“Poetry allows you to talk about issues without being accusatory or prescriptive because it’s so personal,” said Thrupthi Shetty,  a coordinator of the event.

While the workshop had been interesting, the nature of the event meant that it self-selected an audience already sensitive and receptive to their ideas of gender non-conformity, Thakore said.

Thakore said she believes there is a greater need to have this conversation with high school students in India. “Many never talk about sex beyond a seventh (grade) biology chapter or a talk of menstruation,” she added.

Educational institutions command a great deal of respect in Indian culture, she added, saying that she felt work done in schools would percolate through to the rest of society.

‘More than getting degrees’

Sai Prakash Venkata Pilla, an engineering student from the Indian Institute of Information Technology and Management-Jabalpur, agreed with the perceived stigma surrounding sex.

“Initiatives like this are necessary in colleges,” he said. “Education should be more than getting degrees. (It) should help you develop your identity.”

Venkata Pilla invited No Country for Women to conduct what would be Thakore’s final workshop before she began her spring semester, Thakore said.

A statistic that resonates strongly with students is that most reported rape data in India is inaccurate and mostly deals with statutory rape or “promise to marry” cases, Thakore said. Rape within a marriage, male sexual assault, “corrective rape” of LGBTQ+ individuals and rape in “disturbed areas,” or conflict zones,  are often not recognized as rape by law, she added.

Having brought such issues to the spotlight, Thakore never considered turning her focus to pressing for legislative change.

“Nothing is going to change if suddenly tomorrow marital rape in India becomes illegal,” Thakore said. Her objective was to change attitudes toward gender equality at a grassroots level in the hope that legislative change would be a natural, if indirect, progression of her work, she added.

Thakore’s work has already started making waves. Venkata Pilla said that since the No Country for Women campaign, there has been a greater student push to abolish a 10:30 p.m. curfew in the women’s hostels on the Indian Institute of Information Technology and Management-Jabalpur campus.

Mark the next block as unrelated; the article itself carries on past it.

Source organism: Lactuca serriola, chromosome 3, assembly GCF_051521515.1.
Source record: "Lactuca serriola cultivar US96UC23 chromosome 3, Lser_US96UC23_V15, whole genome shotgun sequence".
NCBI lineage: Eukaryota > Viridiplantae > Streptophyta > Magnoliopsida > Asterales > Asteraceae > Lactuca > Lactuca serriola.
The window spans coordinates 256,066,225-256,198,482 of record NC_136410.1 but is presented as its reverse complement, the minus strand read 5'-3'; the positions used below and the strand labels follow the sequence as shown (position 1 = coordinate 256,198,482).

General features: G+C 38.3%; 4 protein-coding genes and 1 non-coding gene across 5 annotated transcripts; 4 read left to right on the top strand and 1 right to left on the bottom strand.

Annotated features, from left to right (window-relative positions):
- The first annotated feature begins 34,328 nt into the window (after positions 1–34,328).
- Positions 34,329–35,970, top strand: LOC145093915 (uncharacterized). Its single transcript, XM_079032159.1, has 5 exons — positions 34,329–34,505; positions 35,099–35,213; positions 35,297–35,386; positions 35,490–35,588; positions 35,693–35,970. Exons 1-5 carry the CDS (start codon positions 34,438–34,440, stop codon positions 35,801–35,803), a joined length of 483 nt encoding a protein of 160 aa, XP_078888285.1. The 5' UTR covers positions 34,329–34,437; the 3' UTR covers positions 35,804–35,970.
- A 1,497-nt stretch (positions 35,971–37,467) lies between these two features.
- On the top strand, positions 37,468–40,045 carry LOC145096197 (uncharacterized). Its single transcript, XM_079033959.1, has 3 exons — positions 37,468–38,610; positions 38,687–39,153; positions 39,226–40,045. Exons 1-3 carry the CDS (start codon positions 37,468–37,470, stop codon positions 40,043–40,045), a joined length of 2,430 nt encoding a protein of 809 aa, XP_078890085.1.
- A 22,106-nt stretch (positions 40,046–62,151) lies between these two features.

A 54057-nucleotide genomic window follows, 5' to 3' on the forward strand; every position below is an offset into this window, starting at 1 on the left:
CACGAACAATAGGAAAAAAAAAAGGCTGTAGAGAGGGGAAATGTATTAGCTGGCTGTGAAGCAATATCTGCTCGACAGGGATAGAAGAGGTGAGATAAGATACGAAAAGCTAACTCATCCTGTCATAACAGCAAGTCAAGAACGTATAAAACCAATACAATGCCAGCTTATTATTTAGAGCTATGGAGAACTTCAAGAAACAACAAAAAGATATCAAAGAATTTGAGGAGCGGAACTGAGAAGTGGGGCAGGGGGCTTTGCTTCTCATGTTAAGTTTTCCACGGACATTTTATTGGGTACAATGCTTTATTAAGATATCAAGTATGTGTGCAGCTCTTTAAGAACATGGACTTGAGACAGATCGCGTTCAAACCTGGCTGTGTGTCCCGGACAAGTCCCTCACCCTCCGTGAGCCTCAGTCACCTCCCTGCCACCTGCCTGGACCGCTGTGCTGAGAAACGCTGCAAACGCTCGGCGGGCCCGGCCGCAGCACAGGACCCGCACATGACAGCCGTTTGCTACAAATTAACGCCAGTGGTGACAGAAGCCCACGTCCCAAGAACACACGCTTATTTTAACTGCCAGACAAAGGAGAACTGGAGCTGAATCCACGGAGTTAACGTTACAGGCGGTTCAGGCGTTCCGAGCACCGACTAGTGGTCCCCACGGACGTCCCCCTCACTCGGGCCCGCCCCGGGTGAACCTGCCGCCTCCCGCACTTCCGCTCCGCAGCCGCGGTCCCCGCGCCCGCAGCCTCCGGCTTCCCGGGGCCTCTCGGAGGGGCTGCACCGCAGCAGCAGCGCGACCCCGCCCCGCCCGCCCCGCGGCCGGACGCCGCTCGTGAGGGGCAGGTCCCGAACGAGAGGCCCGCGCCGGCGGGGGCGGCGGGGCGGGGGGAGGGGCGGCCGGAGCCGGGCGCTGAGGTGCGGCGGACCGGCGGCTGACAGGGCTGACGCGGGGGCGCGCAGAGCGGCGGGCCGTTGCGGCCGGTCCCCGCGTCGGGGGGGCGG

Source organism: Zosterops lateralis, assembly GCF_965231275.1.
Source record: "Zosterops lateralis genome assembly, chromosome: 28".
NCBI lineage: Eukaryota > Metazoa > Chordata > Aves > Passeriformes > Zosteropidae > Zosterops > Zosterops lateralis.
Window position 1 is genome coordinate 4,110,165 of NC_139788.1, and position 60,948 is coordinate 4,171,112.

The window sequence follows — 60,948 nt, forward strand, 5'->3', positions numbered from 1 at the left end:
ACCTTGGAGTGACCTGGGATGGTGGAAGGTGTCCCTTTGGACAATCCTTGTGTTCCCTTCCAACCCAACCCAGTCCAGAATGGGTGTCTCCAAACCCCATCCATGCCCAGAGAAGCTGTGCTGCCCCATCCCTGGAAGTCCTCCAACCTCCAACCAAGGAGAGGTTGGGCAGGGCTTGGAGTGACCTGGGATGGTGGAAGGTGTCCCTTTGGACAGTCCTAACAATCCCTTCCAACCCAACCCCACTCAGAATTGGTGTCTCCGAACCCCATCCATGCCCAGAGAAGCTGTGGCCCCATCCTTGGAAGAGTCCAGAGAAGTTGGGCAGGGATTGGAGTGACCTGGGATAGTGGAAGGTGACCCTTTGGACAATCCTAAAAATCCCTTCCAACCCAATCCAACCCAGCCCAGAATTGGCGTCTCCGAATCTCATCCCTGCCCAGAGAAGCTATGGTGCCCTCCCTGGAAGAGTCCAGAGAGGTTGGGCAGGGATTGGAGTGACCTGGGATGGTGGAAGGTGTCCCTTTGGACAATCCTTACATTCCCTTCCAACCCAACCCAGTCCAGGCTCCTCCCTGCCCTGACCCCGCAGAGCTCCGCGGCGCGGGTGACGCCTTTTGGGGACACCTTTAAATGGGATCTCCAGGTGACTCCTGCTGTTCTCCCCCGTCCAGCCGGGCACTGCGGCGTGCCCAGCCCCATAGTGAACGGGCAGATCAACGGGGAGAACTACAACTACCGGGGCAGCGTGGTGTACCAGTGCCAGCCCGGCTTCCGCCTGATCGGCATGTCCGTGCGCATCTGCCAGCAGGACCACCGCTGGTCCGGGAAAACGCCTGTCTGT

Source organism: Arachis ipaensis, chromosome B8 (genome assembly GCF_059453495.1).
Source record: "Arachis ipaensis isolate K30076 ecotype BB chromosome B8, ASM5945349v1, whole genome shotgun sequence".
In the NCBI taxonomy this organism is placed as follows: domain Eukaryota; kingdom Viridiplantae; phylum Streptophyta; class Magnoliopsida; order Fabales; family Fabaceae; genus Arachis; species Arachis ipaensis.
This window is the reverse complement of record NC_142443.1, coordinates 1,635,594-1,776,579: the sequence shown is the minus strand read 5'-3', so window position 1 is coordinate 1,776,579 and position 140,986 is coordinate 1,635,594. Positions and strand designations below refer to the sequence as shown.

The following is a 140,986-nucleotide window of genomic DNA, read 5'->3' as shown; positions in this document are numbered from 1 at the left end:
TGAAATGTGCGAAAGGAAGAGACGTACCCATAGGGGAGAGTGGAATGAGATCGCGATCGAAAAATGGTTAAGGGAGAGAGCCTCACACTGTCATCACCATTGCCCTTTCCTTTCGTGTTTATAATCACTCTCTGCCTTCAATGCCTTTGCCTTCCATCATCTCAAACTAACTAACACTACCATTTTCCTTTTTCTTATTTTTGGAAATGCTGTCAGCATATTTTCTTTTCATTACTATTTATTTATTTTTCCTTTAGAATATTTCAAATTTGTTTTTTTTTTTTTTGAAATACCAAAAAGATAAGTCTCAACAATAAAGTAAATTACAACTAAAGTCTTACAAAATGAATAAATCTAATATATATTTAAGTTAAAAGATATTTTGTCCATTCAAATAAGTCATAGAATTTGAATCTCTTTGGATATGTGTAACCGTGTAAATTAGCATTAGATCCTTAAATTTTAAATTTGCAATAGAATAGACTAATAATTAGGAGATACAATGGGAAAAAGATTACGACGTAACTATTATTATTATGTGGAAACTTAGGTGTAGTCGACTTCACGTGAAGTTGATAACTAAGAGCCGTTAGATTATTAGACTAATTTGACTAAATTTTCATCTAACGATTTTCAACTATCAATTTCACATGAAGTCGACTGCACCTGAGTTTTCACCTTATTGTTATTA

A matter of class

No Country for Women is unique in its refusal to make rape and gender discrimination into a class issue, Thakore said.

“A lot of groups working with any kind of social injustice in India start with the lower class — these autorickshaw drivers or those villagers are the problem,” Thakore said.

She pointed to a video made by the actress Alia Bhatt as part of a recent Vogue Empower campaign in India as further evidence of this class bias. In the video, an upper class girl’s car breaks down in the middle of the street just outside Delhi as a truck pulls up with a large group of men speaking a dialect associated with the impoverished state of Haryana.

“Would you have thought of rape immediately if a Delhi boy with an Audi had pulled up next to her instead?” Thakore asked.

Thakore was invited by the creators of the Vogue Empower campaign to watch a special screening of their videos in the National Center for Performing Arts in Mumbai. The event featured numerous policemen as guests, all of whom were seated separately from the crew of wealthy Mumbai socialites who were discussing the perpetuators of gender inequality in terms of “they” and “them,” she said.

“We need to see that we all contribute to the problem,” Thakore said.

No Country for Women plans to conduct similar workshops with volunteers at Teach for India, Thakore said. The workshops will be managed by her co-presenter and Managing Director Anushka Jadhav.

Thakore’s role this semester will be more hands-off. While she retains her post as executive director of No Country for Women, she plans to focus on completing her courses at Brown and beginning an internship in the summer at Google. Thakore will also be giving a TED talk at Harvard later this semester on No Country for Women.